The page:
Masked gunmen have stormed Kenya’s Garissa University College near the Somali border, killing at least two people and injuring about 30.
Troops have surrounded the university and are engaging the attackers.
Witnesses spoke of the gunmen firing indiscriminately and there are fears the casualty toll could rise.
It is not clear who is behind the attack, but Somali al-Shabab militants have regularly targeted Kenya.
Garissa and other border areas have been regularly attacked.
Some five masked gunmen are said to have stormed the university. There are reports that hostages have been taken.
Nearby policemen then engaged in a fierce exchange of fire and the gunmen escaped into the university buildings.
Security forces were now trying to “flush them out”, a police statement said. It urged people to stay away from the area.
Two guards were confirmed killed at the main university gate, with two policemen and a student among the injured. But eyewitnesses spoke of many casualties inside the building.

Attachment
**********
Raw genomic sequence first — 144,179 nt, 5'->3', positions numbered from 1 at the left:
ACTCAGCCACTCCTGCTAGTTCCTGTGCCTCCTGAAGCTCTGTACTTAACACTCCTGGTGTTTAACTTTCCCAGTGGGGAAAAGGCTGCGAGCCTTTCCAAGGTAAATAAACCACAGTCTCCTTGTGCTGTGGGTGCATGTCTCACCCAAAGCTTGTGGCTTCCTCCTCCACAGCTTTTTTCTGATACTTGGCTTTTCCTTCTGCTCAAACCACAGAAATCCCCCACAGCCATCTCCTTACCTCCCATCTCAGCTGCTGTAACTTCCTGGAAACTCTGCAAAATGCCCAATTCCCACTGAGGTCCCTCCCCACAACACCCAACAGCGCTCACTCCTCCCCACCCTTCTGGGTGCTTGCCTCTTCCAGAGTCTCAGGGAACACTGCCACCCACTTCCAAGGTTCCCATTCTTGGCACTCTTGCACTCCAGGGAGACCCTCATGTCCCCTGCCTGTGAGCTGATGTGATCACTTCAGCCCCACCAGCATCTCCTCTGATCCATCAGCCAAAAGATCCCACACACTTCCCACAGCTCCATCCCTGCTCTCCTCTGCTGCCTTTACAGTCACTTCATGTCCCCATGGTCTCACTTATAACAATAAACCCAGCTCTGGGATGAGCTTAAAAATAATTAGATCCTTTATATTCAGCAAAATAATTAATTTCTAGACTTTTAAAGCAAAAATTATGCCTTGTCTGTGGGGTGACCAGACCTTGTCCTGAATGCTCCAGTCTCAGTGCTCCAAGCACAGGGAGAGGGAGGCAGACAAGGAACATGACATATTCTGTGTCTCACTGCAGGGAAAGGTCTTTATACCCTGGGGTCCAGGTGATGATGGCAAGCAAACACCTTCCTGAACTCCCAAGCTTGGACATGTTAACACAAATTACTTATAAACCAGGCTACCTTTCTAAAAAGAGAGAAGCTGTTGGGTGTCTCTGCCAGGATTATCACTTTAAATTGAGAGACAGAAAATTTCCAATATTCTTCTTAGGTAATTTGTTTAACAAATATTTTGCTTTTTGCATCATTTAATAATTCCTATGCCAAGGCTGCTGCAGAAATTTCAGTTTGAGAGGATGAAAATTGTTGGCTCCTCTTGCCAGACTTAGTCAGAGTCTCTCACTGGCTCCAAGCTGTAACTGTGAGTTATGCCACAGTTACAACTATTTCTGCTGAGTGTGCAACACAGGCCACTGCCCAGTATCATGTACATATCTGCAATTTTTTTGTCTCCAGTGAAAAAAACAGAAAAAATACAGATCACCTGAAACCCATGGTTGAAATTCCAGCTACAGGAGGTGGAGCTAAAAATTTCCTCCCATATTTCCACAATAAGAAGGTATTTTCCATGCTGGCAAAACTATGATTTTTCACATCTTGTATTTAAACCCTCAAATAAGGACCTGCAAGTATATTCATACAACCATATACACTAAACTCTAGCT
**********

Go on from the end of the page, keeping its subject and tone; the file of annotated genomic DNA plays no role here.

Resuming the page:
The gunmen reportedly ordered students to lie down on the floor, but at least 27 are known to have escaped and are at a military facility.
Kenyan Red Cross spokeswoman Arnolda Shiundu said there were about 30 casualties, four of whom were critical.
Three people – two soldiers and a civilian – had been airlifted to the capital, Nairobi, Arnolda Shiundu said.
The university opened in 2011 and is the only place of higher education in the region. It has some 900 students, 700 of them from other parts of Kenya.
Garissa, 90 miles from the border with Somalia, has a large population of Kenyan Somalis.
Al-Shabab has carried out a number of attacks in Kenya since 2011, when Kenyan troops were sent to Somalia to help fight the militant group there.
The deadliest attack targeted the Westgate shopping centre in Nairobi in September 2013, when 67 people were killed.
Al-Shabab is fighting to create an Islamic state in Somalia and is banned as a terrorist group by both the US and Western Europe.
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